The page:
• I get the swollen (on the inside) cheeks. It is worse on the side that I clench my jaw the most. I do have it a little worse in the morning and I have always wondered if I am biting my cheek in my sleep.

      • All tmj sufferers should look into DTR Therapy. It will be tough to find a practitioner who knows about it let alone who is adequately trained to preform it, but if your tmj issues are due to occlusion this can help and even take away your issues! The video link is below and there are several more.

        https://m.youtube.com/watch?v=YHPHL2GmnoA

    • Hi, yes I suffer from clenching. I get a burning pain in my left cheek.I also feel like I get swollen lip feeling. I also get altered taste from drinking something hot. I have suffered with bruxism as a teen.Fortunately it went away for 20 years or so. But came back with a vengence last year. I have been to several Doctors and there is no cure, it can be managed. I recently signed up for a sleepstudy at home. Im still waiting for results, because sleep apnea can cause clenching as well. I also have Gerd but take nexium.I also have a burning pain in my tongue and chin area.It isthe most difficult sleep disorder to beat. I live in pain everyday. Iam wondering if it is genetics from my parents, but cannot ask them cause im adopted. I just try to hang in there, but it is tough, thanks for reading, John

      • All tmj sufferers should look into DTR Therapy. It will be tough to find a practitioner who knows about it let alone who is adequately trained to preform it, but if your tmj issues are due to occlusion this can help and even take away your issues! The video link is below and there are several more.

        https://m.youtube.com/watch?v=YHPHL2GmnoA

        • Hi there
          I’m from Melbourne, Australia & have ongoing jaw problems.. does anyone know of any dentists in Australia that offer this therapy…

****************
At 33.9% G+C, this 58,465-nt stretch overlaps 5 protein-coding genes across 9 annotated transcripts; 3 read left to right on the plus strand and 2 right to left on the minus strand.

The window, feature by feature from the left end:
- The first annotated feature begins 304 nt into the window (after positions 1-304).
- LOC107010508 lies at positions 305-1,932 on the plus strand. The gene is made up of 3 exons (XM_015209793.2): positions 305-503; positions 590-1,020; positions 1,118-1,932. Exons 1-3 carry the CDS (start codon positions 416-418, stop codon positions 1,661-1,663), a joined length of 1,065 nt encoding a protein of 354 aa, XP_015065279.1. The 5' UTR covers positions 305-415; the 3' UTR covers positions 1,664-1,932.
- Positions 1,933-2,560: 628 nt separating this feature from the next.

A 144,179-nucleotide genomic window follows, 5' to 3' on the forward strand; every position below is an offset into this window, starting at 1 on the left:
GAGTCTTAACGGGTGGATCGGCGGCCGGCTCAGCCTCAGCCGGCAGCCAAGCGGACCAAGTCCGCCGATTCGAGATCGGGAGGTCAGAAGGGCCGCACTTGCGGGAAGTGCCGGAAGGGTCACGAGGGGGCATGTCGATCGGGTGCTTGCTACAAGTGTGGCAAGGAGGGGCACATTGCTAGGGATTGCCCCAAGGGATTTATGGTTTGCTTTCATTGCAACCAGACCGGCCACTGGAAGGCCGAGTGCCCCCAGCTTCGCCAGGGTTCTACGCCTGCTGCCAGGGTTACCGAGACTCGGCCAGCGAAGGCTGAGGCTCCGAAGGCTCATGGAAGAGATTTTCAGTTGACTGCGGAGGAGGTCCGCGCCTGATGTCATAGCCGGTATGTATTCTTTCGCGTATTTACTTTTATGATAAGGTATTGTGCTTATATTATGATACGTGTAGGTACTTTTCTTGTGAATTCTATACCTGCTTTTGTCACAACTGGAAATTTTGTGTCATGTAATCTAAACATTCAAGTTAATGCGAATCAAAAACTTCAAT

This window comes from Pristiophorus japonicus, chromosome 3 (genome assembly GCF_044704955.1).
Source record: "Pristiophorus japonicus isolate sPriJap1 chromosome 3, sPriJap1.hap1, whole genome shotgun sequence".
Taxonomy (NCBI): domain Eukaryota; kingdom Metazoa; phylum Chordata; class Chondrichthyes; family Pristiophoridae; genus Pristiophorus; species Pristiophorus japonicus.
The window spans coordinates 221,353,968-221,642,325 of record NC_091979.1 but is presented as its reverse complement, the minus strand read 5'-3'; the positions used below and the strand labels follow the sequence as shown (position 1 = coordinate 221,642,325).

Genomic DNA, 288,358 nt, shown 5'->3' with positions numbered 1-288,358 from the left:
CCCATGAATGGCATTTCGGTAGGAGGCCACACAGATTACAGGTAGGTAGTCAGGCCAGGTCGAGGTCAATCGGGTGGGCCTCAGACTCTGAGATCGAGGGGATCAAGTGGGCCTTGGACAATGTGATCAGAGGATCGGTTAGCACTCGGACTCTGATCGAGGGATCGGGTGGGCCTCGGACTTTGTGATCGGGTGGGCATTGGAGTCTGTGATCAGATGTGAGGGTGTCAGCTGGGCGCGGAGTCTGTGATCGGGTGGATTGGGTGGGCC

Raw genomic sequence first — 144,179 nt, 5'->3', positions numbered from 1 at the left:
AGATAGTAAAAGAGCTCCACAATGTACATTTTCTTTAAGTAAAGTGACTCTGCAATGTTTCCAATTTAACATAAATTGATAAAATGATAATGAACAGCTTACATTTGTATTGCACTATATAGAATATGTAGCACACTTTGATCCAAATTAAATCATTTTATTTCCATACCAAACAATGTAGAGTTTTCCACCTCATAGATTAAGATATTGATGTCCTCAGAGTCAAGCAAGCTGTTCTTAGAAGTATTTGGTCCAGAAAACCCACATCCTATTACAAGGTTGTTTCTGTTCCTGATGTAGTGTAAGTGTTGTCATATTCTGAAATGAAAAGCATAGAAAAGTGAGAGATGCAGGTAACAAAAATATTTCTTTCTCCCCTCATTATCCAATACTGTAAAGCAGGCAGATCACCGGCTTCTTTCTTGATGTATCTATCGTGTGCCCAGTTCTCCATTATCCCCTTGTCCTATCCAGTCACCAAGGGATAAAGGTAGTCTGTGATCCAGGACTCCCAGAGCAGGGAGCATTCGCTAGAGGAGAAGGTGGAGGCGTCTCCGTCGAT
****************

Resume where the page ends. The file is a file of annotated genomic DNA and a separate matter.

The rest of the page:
thanks

      • re: GERD
        I have suffered from this myself.
        Most GERD is caused by a LACK of hydrochloric acid, not too much.
        What causes the lack? Often it is the H. Pylori bacteria.
        To clear H. Pylori bacteria without anti-biotics, try mastic gum.
        Taken in capsules, the gum kills off the bacteria.
        Be careful with doses though.
        I was taking too much, and it caused liver pain.
        Stick to 1-2 capsules, once or twice per day, for at least 2 weeks.
        I have had no return of my GERD since taking mastic gum.
        I hope this helps.

    • All tmj sufferers should look into DTR Therapy. It will be tough to find a practitioner who knows about it let alone who is adequately trained to preform it, but if your tmj issues are due to occlusion this can help and even take away your issues! The video link is below and there are several more.

      https://m.youtube.com/watch?v=YHPHL2GmnoA

  7. Are there any studies that link TMD with hypothyroidism? I have been having problems for a few years with bad jaw/ facial pain. My jaw pops all the time and occasionally gets stuck. I have been showing increased symptoms of hypothyroidism for the last year and all my blood work comes back normal. Every woman in my family has hypothyroidism and it took years to diagnose for some. I have an appointment this week for more tests and maybe a referral to endocrinologist. So I was just wondering if somehow the two problems could be related. And if I should mention the tmj pain at my appointment. Thanks.